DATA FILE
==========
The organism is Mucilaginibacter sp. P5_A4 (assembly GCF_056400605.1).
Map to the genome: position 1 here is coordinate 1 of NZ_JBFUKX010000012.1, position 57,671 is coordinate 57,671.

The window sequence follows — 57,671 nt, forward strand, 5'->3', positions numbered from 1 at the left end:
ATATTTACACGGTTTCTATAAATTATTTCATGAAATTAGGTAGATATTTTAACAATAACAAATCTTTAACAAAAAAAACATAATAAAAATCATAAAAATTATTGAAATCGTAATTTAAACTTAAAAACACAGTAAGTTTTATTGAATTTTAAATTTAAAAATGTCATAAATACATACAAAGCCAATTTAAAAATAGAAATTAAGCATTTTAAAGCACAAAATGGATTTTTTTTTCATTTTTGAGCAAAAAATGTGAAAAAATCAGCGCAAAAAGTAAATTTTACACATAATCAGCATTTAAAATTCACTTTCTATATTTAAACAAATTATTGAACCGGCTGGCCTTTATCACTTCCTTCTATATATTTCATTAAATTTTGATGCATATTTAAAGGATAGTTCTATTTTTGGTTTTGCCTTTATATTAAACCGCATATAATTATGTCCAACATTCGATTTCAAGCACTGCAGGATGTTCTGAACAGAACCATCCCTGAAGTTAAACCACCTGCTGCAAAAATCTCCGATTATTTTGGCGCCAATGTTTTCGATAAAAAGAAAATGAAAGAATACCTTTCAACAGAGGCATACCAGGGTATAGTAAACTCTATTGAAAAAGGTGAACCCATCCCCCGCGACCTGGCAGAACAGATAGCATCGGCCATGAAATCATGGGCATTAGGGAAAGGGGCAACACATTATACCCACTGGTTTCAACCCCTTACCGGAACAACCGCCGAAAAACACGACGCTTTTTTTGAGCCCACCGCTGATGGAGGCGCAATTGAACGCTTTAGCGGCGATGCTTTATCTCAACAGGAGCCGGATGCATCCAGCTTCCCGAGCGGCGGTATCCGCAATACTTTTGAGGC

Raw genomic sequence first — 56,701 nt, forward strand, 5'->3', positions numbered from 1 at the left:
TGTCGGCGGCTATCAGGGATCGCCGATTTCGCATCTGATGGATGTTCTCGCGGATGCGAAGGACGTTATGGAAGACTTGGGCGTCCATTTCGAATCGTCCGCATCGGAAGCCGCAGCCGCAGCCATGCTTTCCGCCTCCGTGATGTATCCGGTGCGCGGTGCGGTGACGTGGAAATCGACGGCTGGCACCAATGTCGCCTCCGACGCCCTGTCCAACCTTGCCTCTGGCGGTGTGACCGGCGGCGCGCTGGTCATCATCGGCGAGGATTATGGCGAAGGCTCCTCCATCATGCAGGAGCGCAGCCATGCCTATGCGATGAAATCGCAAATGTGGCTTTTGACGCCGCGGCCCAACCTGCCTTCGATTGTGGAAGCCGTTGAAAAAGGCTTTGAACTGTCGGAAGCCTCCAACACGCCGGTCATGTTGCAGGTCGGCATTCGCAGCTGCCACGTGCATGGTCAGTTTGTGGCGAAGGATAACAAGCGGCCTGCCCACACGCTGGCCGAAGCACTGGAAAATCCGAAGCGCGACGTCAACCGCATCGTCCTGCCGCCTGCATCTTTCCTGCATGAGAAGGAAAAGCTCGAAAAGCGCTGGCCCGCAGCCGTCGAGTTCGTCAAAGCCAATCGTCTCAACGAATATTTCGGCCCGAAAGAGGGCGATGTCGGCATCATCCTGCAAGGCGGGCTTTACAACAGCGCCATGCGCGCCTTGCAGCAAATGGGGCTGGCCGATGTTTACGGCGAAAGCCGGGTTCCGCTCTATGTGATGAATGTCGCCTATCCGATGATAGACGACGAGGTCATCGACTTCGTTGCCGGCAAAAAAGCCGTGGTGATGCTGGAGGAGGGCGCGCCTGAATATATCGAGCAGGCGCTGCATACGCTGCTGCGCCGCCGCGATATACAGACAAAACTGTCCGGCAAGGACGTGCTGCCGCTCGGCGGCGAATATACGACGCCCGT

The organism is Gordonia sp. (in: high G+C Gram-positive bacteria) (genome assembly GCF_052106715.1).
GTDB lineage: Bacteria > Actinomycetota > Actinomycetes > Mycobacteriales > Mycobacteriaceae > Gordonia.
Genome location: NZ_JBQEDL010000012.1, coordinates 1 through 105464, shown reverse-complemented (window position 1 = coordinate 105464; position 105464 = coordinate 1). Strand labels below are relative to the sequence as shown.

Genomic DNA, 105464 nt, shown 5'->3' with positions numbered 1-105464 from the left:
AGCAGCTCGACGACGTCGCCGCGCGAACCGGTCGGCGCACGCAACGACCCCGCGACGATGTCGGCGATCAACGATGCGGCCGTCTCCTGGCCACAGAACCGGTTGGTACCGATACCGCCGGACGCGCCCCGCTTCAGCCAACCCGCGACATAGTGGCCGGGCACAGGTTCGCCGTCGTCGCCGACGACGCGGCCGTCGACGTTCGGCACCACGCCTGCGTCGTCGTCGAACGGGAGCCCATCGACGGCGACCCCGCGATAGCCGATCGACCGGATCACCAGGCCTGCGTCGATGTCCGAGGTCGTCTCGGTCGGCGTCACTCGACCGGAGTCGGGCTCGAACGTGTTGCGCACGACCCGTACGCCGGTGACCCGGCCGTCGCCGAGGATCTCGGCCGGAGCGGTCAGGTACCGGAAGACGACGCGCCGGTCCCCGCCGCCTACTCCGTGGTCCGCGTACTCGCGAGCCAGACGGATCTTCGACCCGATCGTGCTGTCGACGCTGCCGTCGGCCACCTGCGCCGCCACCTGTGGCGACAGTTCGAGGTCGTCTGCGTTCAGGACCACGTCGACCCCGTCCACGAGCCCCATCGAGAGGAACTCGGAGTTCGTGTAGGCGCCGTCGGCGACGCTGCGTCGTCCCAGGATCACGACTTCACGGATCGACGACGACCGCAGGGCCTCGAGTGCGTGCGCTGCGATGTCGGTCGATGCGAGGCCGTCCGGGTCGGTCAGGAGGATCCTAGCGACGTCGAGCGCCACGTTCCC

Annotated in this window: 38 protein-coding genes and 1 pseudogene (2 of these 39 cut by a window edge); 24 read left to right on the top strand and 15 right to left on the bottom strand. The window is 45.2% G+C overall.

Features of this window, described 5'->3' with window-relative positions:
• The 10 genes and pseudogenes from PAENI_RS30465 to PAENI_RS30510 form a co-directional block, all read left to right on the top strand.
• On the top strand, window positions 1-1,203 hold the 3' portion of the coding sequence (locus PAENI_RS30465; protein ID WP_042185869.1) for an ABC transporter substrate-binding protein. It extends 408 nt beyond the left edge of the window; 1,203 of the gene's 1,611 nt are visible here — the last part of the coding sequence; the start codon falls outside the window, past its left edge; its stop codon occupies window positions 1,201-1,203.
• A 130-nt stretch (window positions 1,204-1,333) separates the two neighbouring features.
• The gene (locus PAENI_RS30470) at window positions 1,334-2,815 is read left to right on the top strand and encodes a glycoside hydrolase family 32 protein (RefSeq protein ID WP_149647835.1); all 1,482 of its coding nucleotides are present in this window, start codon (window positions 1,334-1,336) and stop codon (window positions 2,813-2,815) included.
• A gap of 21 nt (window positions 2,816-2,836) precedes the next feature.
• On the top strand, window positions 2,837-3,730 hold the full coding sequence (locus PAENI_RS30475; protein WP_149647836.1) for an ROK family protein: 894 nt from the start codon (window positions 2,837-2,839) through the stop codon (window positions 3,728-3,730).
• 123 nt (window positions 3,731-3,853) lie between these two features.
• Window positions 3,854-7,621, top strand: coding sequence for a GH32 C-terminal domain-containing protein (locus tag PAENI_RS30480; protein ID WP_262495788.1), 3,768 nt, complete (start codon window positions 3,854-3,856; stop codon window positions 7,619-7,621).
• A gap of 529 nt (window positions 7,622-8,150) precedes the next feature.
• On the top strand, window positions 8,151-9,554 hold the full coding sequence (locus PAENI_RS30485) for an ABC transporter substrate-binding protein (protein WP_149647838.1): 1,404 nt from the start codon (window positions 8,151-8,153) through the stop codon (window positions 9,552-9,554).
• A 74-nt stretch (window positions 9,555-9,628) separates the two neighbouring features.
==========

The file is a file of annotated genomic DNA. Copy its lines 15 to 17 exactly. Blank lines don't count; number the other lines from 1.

• On the top strand, window positions 1-1,203 hold the 3' portion of the coding sequence (locus PAENI_RS30465; protein ID WP_042185869.1) for an ABC transporter substrate-binding protein. It extends 408 nt beyond the left edge of the window; 1,203 of the gene's 1,611 nt are visible here — the last part of the coding sequence; the start codon falls outside the window, past its left edge; its stop codon occupies window positions 1,201-1,203.
• A 130-nt stretch (window positions 1,204-1,333) separates the two neighbouring features.
• The gene (locus PAENI_RS30470) at window positions 1,334-2,815 is read left to right on the top strand and encodes a glycoside hydrolase family 32 protein (RefSeq protein ID WP_149647835.1); all 1,482 of its coding nucleotides are present in this window, start codon (window positions 1,334-1,336) and stop codon (window positions 2,813-2,815) included.